The semiconductor Industry is calling it their “chicken and egg” problem, and it’s generating a multibillion dollar headache for automakers and other industries heavily reliant on microchip technology. In essence, automakers are experiencing a shortage of the chips used in the manufacturing of today’s sophisticated automobiles, but concurrently companies that manufacture those chips are experiencing a shortage of the machines used to make them. This global shortage of semiconductor chips is fueling an all-out assault on supply chains and experts say the shortfall could continue for at least another year.
As a result, the microchip shortage is forcing major carmakers to limit production as a number of U.S. senators desperately lobby for assistance to help pick up production. Some of the larger parts producers in Taiwan have promised to increase their production of much-needed auto parts but the issue is a much deeper one and it involves a long-standing industry-wide imbalance. Swelling demand increases over shrinking supply due to wide-ranging estimates as to when the chipmakers can address the shortage and deliver the parts consumer electronic companies need.
Estimates vary largely because of two competing manufacturing factors: the length of time required to make a microchip (three months), and the much longer length of time necessary to make the equipment that makes the chip. Global supply shortages in the microchip machine industry is nothing new – a small group of machine manufacturers have been running on a shortage for the last twenty years. The microchip industry responds to very volatile demand behavior, and it’s not unusual to see trends demonstrate a 60% rise in one month and a 20% drop in the next. However, an additional factor involves delivery bottlenecks, where the value of orders was greater than the amount of shipments billed. This meant that orders were piling up faster than they could be shipped out.
Then, in 2018, semiconductor equipment sales began to slow as end-user demand patterns changed. Trends shifted to artificial intelligence and 5G causing server and personal computer markets to wane – and it all happened much faster than equipment manufactures were expecting. Suddenly, microchip manufacturers were focusing on new technologies and decreasing capacity deployment, making the already tricky business of gauging demand even trickier due to the rapid advances in microchip design. The more traditional pace of the semiconductor production equipment industry meant that it couldn’t keep up, and their machine products quickly became obsolete as the technology evolved.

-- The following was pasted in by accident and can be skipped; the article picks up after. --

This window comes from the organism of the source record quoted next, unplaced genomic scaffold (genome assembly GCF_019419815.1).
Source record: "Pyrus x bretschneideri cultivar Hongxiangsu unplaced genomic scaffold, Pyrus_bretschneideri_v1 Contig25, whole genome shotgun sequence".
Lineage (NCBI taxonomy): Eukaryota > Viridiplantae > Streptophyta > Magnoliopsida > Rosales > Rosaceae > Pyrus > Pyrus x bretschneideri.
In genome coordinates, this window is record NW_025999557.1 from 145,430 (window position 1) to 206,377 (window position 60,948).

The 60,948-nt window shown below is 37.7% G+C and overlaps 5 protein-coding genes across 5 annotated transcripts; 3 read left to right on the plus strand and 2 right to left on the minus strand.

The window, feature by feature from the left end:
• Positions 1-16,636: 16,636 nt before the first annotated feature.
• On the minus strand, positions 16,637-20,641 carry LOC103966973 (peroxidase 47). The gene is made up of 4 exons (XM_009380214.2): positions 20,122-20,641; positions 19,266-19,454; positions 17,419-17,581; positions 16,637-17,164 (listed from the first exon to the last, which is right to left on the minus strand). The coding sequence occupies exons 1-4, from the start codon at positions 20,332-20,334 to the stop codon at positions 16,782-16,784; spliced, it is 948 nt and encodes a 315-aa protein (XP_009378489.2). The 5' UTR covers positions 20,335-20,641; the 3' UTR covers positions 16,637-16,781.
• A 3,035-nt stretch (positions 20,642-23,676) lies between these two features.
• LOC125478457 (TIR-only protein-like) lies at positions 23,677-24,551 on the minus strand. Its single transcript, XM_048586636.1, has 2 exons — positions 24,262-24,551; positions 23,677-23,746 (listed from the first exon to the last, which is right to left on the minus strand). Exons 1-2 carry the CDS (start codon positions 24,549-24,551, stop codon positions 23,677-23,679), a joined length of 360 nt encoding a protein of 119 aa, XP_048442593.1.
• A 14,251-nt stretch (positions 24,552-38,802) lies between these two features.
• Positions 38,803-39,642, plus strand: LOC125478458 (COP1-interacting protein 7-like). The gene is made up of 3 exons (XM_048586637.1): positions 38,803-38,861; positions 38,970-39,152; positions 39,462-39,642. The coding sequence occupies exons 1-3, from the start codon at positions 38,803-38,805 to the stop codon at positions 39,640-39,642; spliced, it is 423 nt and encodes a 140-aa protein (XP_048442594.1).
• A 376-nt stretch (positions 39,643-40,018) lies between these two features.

All of this makes managing production and inventory extremely challenging. Similarly, capital investment goes up and down along with the percentage of sales revenue invested in research and development. And while billings of semiconductor production equipment went up 17% in 2020 and the expectation of new equipment sales is predicted to increase an additional 23%, that doesn’t mean chipmakers will get their equipment on time. This creates a state of severe imbalance that extends into other industries, as well. Electronic giant Samsung fears that similar shortages could begin to affect smartphones, disrupting orders for the memory chips used in those products.
Obviously, while cars are important to a country’s economic health, mobile devices are also essential for economic recovery in the wake of the coronavirus pandemic, so warnings are being taken very seriously as semiconductor foundries are unable to meet demands due to their already operating under full capacity. This leads to products being expedited in an effort to meet needs, where reallocation can focus on one industry over another, exacerbating the squeeze. And in countries left most struggling due to the virus, cars can be seen as more important to reviving their economies. In other countries, mobile chip demands lead the surge. In either case, it remains to be seen if microchip making equipment manufacturers can keep up.
Graver produces filtration products crucial for decreasing the level of defects caused by large slurry particles during the polishing process used to manufacture wafers for the semiconductor industry.